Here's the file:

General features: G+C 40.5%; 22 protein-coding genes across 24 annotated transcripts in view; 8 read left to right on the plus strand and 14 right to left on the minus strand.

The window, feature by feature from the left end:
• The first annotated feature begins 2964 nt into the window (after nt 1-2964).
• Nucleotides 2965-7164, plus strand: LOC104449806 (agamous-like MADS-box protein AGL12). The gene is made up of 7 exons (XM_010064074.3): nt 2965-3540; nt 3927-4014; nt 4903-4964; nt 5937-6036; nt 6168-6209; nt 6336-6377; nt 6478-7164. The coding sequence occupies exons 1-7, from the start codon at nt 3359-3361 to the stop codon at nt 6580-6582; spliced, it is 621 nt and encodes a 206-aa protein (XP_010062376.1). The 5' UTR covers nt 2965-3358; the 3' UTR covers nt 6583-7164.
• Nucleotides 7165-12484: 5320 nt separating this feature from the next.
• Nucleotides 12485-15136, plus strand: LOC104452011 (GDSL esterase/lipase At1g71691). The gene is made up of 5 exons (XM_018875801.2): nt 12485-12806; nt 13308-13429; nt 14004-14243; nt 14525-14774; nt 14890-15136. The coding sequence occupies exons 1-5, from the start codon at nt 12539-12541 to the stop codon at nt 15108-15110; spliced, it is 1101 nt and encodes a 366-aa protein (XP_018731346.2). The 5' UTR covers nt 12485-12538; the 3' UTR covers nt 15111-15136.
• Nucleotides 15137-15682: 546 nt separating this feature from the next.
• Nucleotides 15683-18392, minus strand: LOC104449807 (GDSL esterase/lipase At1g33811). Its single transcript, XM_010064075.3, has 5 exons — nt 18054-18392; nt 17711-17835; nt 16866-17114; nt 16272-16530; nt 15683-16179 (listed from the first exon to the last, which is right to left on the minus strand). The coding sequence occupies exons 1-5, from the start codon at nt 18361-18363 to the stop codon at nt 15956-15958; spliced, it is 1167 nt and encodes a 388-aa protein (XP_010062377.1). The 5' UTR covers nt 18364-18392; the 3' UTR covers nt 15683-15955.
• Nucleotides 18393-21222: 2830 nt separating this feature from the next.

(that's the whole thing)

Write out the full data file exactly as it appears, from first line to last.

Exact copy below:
General features: G+C 40.5%; 22 protein-coding genes across 24 annotated transcripts in view; 8 read left to right on the plus strand and 14 right to left on the minus strand.

The window, feature by feature from the left end:
• The first annotated feature begins 2964 nt into the window (after nt 1-2964).
• Nucleotides 2965-7164, plus strand: LOC104449806 (agamous-like MADS-box protein AGL12). The gene is made up of 7 exons (XM_010064074.3): nt 2965-3540; nt 3927-4014; nt 4903-4964; nt 5937-6036; nt 6168-6209; nt 6336-6377; nt 6478-7164. The coding sequence occupies exons 1-7, from the start codon at nt 3359-3361 to the stop codon at nt 6580-6582; spliced, it is 621 nt and encodes a 206-aa protein (XP_010062376.1). The 5' UTR covers nt 2965-3358; the 3' UTR covers nt 6583-7164.
• Nucleotides 7165-12484: 5320 nt separating this feature from the next.
• Nucleotides 12485-15136, plus strand: LOC104452011 (GDSL esterase/lipase At1g71691). The gene is made up of 5 exons (XM_018875801.2): nt 12485-12806; nt 13308-13429; nt 14004-14243; nt 14525-14774; nt 14890-15136. The coding sequence occupies exons 1-5, from the start codon at nt 12539-12541 to the stop codon at nt 15108-15110; spliced, it is 1101 nt and encodes a 366-aa protein (XP_018731346.2). The 5' UTR covers nt 12485-12538; the 3' UTR covers nt 15111-15136.
• Nucleotides 15137-15682: 546 nt separating this feature from the next.
• Nucleotides 15683-18392, minus strand: LOC104449807 (GDSL esterase/lipase At1g33811). Its single transcript, XM_010064075.3, has 5 exons — nt 18054-18392; nt 17711-17835; nt 16866-17114; nt 16272-16530; nt 15683-16179 (listed from the first exon to the last, which is right to left on the minus strand). The coding sequence occupies exons 1-5, from the start codon at nt 18361-18363 to the stop codon at nt 15956-15958; spliced, it is 1167 nt and encodes a 388-aa protein (XP_010062377.1). The 5' UTR covers nt 18364-18392; the 3' UTR covers nt 15683-15955.
• Nucleotides 18393-21222: 2830 nt separating this feature from the next.